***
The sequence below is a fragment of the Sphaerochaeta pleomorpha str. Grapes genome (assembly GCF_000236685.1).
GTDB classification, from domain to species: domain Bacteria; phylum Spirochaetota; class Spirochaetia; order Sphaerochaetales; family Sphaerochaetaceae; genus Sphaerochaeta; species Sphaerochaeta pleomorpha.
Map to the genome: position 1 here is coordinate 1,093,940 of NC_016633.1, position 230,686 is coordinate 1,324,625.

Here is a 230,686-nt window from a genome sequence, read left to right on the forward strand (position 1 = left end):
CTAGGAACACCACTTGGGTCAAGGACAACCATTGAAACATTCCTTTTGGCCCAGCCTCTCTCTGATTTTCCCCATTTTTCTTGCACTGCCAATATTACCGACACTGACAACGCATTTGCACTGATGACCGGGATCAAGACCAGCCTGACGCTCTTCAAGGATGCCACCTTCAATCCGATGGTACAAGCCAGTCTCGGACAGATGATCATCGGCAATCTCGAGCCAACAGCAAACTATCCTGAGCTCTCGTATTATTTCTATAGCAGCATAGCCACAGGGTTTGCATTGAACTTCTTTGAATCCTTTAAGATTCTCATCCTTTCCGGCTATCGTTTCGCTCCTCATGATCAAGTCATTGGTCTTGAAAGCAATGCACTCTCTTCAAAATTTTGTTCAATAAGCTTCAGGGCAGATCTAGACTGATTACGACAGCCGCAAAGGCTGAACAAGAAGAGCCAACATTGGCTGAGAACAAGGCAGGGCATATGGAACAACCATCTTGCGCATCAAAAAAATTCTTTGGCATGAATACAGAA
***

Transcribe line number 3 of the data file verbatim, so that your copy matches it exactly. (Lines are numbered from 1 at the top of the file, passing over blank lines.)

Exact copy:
Map to the genome: position 1 here is coordinate 1,093,940 of NC_016633.1, position 230,686 is coordinate 1,324,625.